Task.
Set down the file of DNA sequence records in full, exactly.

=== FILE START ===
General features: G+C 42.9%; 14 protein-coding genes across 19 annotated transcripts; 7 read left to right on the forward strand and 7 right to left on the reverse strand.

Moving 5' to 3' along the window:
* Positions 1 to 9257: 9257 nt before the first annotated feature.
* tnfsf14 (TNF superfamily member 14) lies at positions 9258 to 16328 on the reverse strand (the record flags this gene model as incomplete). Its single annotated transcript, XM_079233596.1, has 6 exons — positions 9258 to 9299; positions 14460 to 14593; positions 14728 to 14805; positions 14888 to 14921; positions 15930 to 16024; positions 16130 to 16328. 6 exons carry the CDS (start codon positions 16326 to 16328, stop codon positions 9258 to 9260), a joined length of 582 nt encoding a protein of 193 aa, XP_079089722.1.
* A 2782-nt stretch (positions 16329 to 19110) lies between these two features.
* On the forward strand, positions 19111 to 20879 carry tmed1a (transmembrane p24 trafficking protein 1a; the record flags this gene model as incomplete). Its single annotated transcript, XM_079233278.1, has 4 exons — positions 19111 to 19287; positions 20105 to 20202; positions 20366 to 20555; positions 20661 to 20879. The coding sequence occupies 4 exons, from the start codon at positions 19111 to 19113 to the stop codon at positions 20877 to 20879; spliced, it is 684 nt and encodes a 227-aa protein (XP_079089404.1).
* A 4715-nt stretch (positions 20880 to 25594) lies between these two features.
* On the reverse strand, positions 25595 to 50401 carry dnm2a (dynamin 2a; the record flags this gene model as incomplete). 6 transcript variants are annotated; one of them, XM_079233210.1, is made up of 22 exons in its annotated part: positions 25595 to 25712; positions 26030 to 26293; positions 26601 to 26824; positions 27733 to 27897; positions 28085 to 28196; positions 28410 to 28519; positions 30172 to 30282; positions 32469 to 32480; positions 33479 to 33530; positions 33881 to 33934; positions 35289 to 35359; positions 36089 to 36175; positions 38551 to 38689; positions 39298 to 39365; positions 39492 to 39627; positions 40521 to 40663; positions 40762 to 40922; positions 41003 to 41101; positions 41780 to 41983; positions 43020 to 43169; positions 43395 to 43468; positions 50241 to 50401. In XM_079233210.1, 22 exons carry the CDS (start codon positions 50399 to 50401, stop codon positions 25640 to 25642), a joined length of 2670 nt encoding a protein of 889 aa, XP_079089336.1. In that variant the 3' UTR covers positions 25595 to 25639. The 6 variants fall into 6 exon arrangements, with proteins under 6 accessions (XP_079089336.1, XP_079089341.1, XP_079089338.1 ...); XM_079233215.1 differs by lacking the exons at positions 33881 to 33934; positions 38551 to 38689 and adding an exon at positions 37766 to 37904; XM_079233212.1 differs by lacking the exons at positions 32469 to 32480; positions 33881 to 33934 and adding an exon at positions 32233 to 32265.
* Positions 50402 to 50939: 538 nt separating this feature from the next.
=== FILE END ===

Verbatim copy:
General features: G+C 42.9%; 14 protein-coding genes across 19 annotated transcripts; 7 read left to right on the forward strand and 7 right to left on the reverse strand.

Moving 5' to 3' along the window:
* Positions 1 to 9257: 9257 nt before the first annotated feature.
* tnfsf14 (TNF superfamily member 14) lies at positions 9258 to 16328 on the reverse strand (the record flags this gene model as incomplete). Its single annotated transcript, XM_079233596.1, has 6 exons — positions 9258 to 9299; positions 14460 to 14593; positions 14728 to 14805; positions 14888 to 14921; positions 15930 to 16024; positions 16130 to 16328. 6 exons carry the CDS (start codon positions 16326 to 16328, stop codon positions 9258 to 9260), a joined length of 582 nt encoding a protein of 193 aa, XP_079089722.1.
* A 2782-nt stretch (positions 16329 to 19110) lies between these two features.
* On the forward strand, positions 19111 to 20879 carry tmed1a (transmembrane p24 trafficking protein 1a; the record flags this gene model as incomplete). Its single annotated transcript, XM_079233278.1, has 4 exons — positions 19111 to 19287; positions 20105 to 20202; positions 20366 to 20555; positions 20661 to 20879. The coding sequence occupies 4 exons, from the start codon at positions 19111 to 19113 to the stop codon at positions 20877 to 20879; spliced, it is 684 nt and encodes a 227-aa protein (XP_079089404.1).
* A 4715-nt stretch (positions 20880 to 25594) lies between these two features.
* On the reverse strand, positions 25595 to 50401 carry dnm2a (dynamin 2a; the record flags this gene model as incomplete). 6 transcript variants are annotated; one of them, XM_079233210.1, is made up of 22 exons in its annotated part: positions 25595 to 25712; positions 26030 to 26293; positions 26601 to 26824; positions 27733 to 27897; positions 28085 to 28196; positions 28410 to 28519; positions 30172 to 30282; positions 32469 to 32480; positions 33479 to 33530; positions 33881 to 33934; positions 35289 to 35359; positions 36089 to 36175; positions 38551 to 38689; positions 39298 to 39365; positions 39492 to 39627; positions 40521 to 40663; positions 40762 to 40922; positions 41003 to 41101; positions 41780 to 41983; positions 43020 to 43169; positions 43395 to 43468; positions 50241 to 50401. In XM_079233210.1, 22 exons carry the CDS (start codon positions 50399 to 50401, stop codon positions 25640 to 25642), a joined length of 2670 nt encoding a protein of 889 aa, XP_079089336.1. In that variant the 3' UTR covers positions 25595 to 25639. The 6 variants fall into 6 exon arrangements, with proteins under 6 accessions (XP_079089336.1, XP_079089341.1, XP_079089338.1 ...); XM_079233215.1 differs by lacking the exons at positions 33881 to 33934; positions 38551 to 38689 and adding an exon at positions 37766 to 37904; XM_079233212.1 differs by lacking the exons at positions 32469 to 32480; positions 33881 to 33934 and adding an exon at positions 32233 to 32265.
* Positions 50402 to 50939: 538 nt separating this feature from the next.